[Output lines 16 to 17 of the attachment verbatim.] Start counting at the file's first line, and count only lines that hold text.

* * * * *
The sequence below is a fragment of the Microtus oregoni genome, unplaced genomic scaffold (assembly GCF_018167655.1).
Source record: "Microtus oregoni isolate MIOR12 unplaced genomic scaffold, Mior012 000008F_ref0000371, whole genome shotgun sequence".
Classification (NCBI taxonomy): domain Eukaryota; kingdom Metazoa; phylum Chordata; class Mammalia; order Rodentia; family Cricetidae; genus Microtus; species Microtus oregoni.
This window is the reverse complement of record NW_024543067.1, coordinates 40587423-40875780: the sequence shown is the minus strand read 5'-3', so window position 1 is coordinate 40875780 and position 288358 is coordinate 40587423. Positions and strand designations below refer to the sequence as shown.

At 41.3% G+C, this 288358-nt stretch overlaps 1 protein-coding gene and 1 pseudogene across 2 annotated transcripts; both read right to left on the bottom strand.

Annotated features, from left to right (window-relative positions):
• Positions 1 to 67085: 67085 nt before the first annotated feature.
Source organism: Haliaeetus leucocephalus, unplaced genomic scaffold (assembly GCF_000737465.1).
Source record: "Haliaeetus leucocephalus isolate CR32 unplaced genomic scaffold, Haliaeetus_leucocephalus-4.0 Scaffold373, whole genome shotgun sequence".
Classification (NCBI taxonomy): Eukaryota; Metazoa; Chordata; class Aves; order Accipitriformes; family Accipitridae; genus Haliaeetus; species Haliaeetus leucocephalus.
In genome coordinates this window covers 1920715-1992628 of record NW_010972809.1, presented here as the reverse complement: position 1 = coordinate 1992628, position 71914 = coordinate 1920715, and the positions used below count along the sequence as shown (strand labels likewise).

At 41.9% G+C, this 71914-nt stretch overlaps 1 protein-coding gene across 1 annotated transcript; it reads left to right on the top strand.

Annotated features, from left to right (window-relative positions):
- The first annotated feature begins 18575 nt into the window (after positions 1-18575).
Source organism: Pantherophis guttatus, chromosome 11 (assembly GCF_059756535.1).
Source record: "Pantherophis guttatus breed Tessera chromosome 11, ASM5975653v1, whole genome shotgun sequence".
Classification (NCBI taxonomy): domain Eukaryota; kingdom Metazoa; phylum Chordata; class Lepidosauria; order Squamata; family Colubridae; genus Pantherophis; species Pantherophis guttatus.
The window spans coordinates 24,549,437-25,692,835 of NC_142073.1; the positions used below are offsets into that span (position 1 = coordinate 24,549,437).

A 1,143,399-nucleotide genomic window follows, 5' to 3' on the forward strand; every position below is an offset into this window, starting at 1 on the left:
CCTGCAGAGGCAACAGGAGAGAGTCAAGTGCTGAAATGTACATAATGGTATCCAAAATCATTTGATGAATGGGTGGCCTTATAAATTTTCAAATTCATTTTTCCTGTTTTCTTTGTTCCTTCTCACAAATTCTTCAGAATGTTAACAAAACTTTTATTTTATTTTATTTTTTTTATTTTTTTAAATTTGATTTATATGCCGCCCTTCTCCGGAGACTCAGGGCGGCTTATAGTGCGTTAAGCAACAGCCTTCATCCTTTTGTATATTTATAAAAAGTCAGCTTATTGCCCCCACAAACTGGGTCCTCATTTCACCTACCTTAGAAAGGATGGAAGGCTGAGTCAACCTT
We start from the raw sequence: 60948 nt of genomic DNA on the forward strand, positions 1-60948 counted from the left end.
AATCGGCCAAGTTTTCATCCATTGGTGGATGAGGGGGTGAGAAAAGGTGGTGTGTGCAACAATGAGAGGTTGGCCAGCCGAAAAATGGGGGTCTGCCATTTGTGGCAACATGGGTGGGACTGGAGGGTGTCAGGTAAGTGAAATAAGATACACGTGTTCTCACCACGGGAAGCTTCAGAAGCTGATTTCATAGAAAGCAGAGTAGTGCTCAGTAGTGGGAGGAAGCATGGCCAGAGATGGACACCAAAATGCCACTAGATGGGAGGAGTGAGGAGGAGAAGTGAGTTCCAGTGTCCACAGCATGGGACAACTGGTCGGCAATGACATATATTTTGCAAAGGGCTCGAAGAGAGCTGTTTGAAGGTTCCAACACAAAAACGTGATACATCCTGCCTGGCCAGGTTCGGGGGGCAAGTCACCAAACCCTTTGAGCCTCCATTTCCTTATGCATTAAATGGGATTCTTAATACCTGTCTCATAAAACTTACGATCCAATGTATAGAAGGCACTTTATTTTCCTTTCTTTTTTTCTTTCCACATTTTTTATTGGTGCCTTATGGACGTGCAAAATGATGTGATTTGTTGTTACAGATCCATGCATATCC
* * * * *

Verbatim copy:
Source record: "Pantherophis guttatus breed Tessera chromosome 11, ASM5975653v1, whole genome shotgun sequence".
Classification (NCBI taxonomy): domain Eukaryota; kingdom Metazoa; phylum Chordata; class Lepidosauria; order Squamata; family Colubridae; genus Pantherophis; species Pantherophis guttatus.